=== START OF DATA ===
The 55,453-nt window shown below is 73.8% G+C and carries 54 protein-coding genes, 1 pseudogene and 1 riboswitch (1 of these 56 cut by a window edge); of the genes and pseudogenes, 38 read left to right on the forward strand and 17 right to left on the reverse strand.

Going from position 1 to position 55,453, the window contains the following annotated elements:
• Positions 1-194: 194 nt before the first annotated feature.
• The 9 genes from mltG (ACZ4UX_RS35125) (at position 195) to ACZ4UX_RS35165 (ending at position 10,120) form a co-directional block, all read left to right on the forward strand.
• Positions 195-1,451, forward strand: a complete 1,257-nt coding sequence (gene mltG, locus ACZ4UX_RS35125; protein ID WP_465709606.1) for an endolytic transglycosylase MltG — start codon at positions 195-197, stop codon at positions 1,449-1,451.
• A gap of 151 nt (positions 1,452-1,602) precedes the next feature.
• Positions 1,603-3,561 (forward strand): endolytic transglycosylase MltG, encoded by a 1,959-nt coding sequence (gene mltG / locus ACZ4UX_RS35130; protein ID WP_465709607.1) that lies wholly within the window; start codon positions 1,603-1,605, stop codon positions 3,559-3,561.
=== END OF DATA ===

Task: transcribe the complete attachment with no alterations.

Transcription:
The 55,453-nt window shown below is 73.8% G+C and carries 54 protein-coding genes, 1 pseudogene and 1 riboswitch (1 of these 56 cut by a window edge); of the genes and pseudogenes, 38 read left to right on the forward strand and 17 right to left on the reverse strand.

Going from position 1 to position 55,453, the window contains the following annotated elements:
• Positions 1-194: 194 nt before the first annotated feature.
• The 9 genes from mltG (ACZ4UX_RS35125) (at position 195) to ACZ4UX_RS35165 (ending at position 10,120) form a co-directional block, all read left to right on the forward strand.
• Positions 195-1,451, forward strand: a complete 1,257-nt coding sequence (gene mltG, locus ACZ4UX_RS35125; protein ID WP_465709606.1) for an endolytic transglycosylase MltG — start codon at positions 195-197, stop codon at positions 1,449-1,451.
• A gap of 151 nt (positions 1,452-1,602) precedes the next feature.
• Positions 1,603-3,561 (forward strand): endolytic transglycosylase MltG, encoded by a 1,959-nt coding sequence (gene mltG / locus ACZ4UX_RS35130; protein ID WP_465709607.1) that lies wholly within the window; start codon positions 1,603-1,605, stop codon positions 3,559-3,561.